The media industry veteran Mike Yershon reckons he's spotted a significant gap in the broadcast market - and he's offering to fill it, if anyone's interested. Yershon reckons the invoicing system in the broadcast market is at best inaccurate and at worst an impressionistic travesty.
Invoicing? Sounds like a dull back office technicality but not so dull, Yershon argues, when you realise the enormity of what's at stake. Advertisers, he reckons, are being invoiced for rather a lot of inventory they don't receive. TV advertising is a fast-moving business. Planners and buyers may lay down a schedule way in advance of transmission but in the heat of battle, the first thing to go by the board is the plan. On some campaigns there's a lot of last-minute tweaking - not least when broadcasters alter their programme schedules at the last minute.
The trouble is that much of the paperwork has to be done in advance so that media owners can raise an invoice in time for the buying agency to pass it on to the advertiser in time for the client to send the cash back to the agency in time for the agency to pay the invoice in time to take advantage of prompt payment incentives from the media owner.
So it's inevitable that the monthly invoice, which often reflects the plan rather than the execution, sometimes doesn't match up to reality.
And of course there's the odd slip-up at the media owner end - spots that weren't broadcast for one reason or another. On some multichannel campaigns these days, the invoice may only be 20 per cent accurate.
That's why Yershon is launching a new company called Yershon Media Assessment.
It will offer two products, Dealchecker and Invoicechecker, which will do exactly what they say on the tin and, thanks to proprietary software, they will do it electronically and automatically. The system has evolved out of consultancy work for Esure ad campaigns.
Yershon says that due to its speed and transparency, his service allows advertisers improved control over their television spend. He adds: "The reason no-one has raised this before is the complexity of the task. An invoice can comprise thousands of spots and these need to be reconciled against Barb-reported transmissions plus the details negotiated with TV contractors by the media agency. This service can dramatically improve a client's return on investment from its TV advertising."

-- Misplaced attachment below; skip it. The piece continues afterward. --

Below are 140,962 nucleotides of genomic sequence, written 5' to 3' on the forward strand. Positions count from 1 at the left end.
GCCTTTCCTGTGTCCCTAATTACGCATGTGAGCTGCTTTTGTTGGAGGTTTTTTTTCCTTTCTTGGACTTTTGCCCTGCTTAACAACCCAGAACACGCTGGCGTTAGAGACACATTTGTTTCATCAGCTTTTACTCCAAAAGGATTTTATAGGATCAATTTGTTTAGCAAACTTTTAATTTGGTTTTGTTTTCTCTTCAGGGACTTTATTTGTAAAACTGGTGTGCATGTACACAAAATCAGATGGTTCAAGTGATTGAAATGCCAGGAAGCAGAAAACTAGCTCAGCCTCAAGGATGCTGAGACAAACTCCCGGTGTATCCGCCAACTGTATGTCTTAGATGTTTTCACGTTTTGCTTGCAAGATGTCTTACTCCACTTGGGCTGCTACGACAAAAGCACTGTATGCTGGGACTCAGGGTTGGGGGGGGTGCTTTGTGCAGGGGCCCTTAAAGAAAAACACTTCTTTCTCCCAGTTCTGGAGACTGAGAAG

This could have big implications for the broadcast economy. If there's such a large routine inaccuracy at the heart of the industry, might it not be that some clients are routinely paying over the odds? And if they use the new service and put that right, could it lead to a revaluation of the sector's revenue potential?
The immediate response of many in the market was that Yershon's products would have been appropriate for the way the TV market was traded circa 1986. The problem now is that campaigns are no longer agonised over spot by spot. These days, while some of the fine detail is handcrafted, you tend to buy big ratings packages that broadcasters are allowed to fulfil in the most efficient way for all concerned via optimisation software.
Invoices are merely a pro forma mechanism triggering a regular cash flow and to squabble over every last line of them would surely bring the business grinding to a halt. As long as the books are balanced at the end of the deal period, then everyone's happy, aren't they?